A preferred method of curing an organosilane solution, particularly when applied to doped tin oxide coated glass, is described in U.S. Pat. No. 6,406,758, incorporated herein by reference. Such method involves a combination of heat and infrared radiation in a chamber equipped with infrared lamps or externally wound heater tubes emitting infrared radiation in the 2.5-6.0 micrometer wavelength spectrum. The use of infrared radiation introduces more energy into the coating while at the same time reducing the thermal exposure of the glass substrate. In doing so, the curing temperature can be reduced to less than about 550° C.
The thickness of the cured antiglare land layer (i.e. at the locations of the unstructured land) is typically at least 0.5 micrometers. Further the thickness of the antiglare land layer is typically not greater than 1.5 micrometers.
The antiglare layer may further comprise an antimicrobial layer disposed on the surface. A suitable antimicrobial layer is a liquid crystal silane having the general formula:
X3Si(CH2)pZ (Formula II)
X is selected from the group Cl, Br, alkoxy, hydroxyl radicals, and mixtures thereof, that are hydrolyzable to form a silanol; and
Z is a functional group selected from the group alkyl quaternary ammonium salts, alkyl sulfonium salts, alkyl phosphonium salts, substituted biphenyls, terphenyls, azoxybenzenes, cinnamates, pyridines, benzoates, and mixtures thereof.
Such liquid crystal silanes are commercially available from Dow Corning, Midland, Mich., under the trade designations “Dow Corning 5700” and “Dow Corning 5772”. Such antimicrobial layers can provide additional scratch resistance.
Glare reducing transparent substrates (e.g. glass) are utilized in a wide array of applications such as cathode ray tube screens or other display devices (monitors, televisions, liquid crystal displays, etc.); input or selection devices such as touch screens or input panels; glass enclosed displays (museums or other public displays); optical filters; picture frames; windows for architectural applications; glass components employed in mirrors; solar collector cover plates; optical lenses utilized in eyewear and viewing devices; and windshields for vehicles.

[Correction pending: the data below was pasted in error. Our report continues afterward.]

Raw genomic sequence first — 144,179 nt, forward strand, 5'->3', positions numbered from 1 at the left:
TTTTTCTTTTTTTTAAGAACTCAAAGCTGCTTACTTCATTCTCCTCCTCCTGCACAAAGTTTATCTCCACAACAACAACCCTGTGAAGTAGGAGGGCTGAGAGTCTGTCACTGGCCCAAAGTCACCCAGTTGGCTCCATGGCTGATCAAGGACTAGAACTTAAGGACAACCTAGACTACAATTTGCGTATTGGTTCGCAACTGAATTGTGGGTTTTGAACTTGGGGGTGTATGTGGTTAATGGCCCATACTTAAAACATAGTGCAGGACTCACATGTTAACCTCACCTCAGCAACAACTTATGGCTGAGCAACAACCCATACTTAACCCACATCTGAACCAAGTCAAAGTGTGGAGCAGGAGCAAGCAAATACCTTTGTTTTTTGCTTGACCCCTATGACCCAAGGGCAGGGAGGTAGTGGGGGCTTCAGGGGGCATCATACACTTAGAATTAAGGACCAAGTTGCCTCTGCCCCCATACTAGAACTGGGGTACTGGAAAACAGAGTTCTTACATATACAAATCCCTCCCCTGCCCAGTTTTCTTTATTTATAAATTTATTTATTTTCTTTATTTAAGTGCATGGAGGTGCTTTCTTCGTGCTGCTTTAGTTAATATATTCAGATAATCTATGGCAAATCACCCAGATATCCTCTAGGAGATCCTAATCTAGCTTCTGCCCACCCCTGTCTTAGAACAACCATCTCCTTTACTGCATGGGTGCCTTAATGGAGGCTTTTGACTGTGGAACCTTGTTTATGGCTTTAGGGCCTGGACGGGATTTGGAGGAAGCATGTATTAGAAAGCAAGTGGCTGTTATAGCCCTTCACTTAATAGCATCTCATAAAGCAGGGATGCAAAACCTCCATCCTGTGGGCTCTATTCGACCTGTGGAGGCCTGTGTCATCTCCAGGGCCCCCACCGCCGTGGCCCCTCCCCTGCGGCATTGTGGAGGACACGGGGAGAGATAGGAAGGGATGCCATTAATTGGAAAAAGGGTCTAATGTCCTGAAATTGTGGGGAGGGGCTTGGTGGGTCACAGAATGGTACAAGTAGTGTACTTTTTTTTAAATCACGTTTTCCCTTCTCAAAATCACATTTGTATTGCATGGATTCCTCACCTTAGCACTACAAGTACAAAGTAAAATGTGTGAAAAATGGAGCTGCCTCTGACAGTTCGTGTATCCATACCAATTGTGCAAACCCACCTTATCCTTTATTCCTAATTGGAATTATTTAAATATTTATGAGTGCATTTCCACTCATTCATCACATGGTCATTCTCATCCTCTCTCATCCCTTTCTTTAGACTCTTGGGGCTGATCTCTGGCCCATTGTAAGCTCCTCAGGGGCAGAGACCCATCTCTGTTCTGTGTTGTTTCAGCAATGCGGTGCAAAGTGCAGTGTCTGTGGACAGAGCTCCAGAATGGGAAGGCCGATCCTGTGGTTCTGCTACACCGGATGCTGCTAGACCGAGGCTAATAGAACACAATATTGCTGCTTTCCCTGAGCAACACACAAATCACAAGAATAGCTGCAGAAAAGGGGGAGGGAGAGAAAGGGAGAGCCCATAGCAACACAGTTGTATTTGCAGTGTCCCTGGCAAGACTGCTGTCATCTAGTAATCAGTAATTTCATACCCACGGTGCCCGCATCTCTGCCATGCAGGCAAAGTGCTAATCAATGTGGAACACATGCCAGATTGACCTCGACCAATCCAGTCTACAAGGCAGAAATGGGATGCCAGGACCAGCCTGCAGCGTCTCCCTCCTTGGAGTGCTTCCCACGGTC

Advantages of the invention are further illustrated by the following examples, but the particular materials and amounts thereof recited in the examples, as well as other conditions and details, should not be construed to unduly limit the invention. All percentages and ratios herein are by weight unless otherwise specified.
Polishing Wear Test
Coated glass was cut to 3 cm×4 cm rectangular samples. Edges and corners were sanded to minimize breakage. The samples were then washed thoroughly with water to remove particulate, then with isopropanol-based glass cleaner, and then soaked in acetone for 1 minute in order to remove residual water. The samples were then wiped clean using a lint-free cloth, allowed to air dry for 30 minutes, and then weighed (Mettler Toledo International Inc., Columbus, Ohio, P.N. AX205).